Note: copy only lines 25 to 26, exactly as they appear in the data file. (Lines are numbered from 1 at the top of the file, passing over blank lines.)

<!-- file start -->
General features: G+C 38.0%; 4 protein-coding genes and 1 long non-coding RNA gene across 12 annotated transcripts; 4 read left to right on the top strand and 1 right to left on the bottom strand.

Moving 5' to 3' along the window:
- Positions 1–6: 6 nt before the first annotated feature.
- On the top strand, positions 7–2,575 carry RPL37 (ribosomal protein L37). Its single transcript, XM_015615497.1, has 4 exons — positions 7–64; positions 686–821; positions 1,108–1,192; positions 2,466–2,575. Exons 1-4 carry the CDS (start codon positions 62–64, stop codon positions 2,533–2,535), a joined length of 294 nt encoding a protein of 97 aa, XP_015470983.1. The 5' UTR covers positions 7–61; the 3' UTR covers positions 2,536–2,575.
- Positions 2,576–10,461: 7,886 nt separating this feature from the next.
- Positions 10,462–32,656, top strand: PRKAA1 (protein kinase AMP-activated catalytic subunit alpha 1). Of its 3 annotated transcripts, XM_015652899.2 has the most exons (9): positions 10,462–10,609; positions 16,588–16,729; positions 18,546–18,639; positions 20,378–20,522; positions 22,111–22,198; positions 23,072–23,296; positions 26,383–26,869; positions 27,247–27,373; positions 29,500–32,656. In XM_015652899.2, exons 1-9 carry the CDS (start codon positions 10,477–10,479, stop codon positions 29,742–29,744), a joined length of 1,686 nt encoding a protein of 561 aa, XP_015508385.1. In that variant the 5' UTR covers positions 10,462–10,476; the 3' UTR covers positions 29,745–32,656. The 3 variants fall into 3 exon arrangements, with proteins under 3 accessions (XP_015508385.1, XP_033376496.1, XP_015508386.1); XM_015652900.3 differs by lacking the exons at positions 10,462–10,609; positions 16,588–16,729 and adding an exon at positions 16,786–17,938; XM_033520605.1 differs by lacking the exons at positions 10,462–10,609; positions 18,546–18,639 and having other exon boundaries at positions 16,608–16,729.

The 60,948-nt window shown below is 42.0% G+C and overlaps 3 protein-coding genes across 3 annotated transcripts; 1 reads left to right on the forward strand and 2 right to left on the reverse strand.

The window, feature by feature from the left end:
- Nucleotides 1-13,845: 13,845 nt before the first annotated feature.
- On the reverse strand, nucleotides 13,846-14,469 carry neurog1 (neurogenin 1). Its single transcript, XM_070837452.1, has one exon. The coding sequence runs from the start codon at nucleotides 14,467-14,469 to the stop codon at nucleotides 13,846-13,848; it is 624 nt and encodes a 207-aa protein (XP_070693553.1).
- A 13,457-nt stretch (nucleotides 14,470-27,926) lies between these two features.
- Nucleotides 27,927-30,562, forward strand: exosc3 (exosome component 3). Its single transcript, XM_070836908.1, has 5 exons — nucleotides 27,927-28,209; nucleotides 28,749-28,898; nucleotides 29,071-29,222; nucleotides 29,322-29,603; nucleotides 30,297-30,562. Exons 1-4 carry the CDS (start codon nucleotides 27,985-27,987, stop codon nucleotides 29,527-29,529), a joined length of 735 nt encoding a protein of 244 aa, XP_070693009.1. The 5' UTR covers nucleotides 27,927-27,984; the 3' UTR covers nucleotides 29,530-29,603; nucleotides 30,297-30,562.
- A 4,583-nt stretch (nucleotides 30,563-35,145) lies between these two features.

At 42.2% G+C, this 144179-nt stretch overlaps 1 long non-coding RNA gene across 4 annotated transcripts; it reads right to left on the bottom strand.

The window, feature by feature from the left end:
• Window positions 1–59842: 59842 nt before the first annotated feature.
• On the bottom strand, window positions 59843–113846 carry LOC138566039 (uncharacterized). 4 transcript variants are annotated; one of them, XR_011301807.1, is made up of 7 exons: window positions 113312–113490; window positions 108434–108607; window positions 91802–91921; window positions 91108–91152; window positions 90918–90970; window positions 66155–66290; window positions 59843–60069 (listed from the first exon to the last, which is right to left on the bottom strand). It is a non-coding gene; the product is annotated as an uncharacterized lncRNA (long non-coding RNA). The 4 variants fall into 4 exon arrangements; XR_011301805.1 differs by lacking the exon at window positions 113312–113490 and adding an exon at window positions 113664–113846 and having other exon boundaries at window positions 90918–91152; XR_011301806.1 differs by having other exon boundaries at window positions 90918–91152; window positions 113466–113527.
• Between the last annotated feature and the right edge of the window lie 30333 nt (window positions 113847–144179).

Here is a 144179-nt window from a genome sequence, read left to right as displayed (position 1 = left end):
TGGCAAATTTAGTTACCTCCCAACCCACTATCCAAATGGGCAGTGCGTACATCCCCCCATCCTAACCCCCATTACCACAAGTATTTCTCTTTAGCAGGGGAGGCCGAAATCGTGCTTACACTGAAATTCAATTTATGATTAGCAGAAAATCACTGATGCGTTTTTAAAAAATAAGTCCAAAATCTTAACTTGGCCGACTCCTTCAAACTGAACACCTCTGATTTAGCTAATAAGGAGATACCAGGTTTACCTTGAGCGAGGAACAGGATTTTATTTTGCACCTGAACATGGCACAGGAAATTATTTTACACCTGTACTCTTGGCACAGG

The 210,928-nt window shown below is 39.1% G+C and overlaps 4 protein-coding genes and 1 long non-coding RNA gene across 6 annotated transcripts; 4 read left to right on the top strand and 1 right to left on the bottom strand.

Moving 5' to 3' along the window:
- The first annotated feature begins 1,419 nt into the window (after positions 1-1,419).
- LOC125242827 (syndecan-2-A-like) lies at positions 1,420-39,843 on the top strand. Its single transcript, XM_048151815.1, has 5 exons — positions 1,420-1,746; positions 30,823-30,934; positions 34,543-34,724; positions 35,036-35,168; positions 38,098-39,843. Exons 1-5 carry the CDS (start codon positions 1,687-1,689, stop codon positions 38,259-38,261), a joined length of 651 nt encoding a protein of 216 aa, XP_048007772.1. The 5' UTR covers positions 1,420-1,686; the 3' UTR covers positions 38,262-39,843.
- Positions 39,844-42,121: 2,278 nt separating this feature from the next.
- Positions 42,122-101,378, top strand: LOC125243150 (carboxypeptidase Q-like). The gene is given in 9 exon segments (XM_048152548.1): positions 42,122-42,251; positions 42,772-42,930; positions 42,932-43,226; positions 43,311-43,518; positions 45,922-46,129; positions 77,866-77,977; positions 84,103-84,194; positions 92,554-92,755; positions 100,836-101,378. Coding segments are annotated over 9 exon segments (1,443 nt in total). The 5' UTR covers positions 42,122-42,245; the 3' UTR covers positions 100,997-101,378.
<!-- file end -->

- Positions 39,844-42,121: 2,278 nt separating this feature from the next.
- Positions 42,122-101,378, top strand: LOC125243150 (carboxypeptidase Q-like). The gene is given in 9 exon segments (XM_048152548.1): positions 42,122-42,251; positions 42,772-42,930; positions 42,932-43,226; positions 43,311-43,518; positions 45,922-46,129; positions 77,866-77,977; positions 84,103-84,194; positions 92,554-92,755; positions 100,836-101,378. Coding segments are annotated over 9 exon segments (1,443 nt in total). The 5' UTR covers positions 42,122-42,245; the 3' UTR covers positions 100,997-101,378.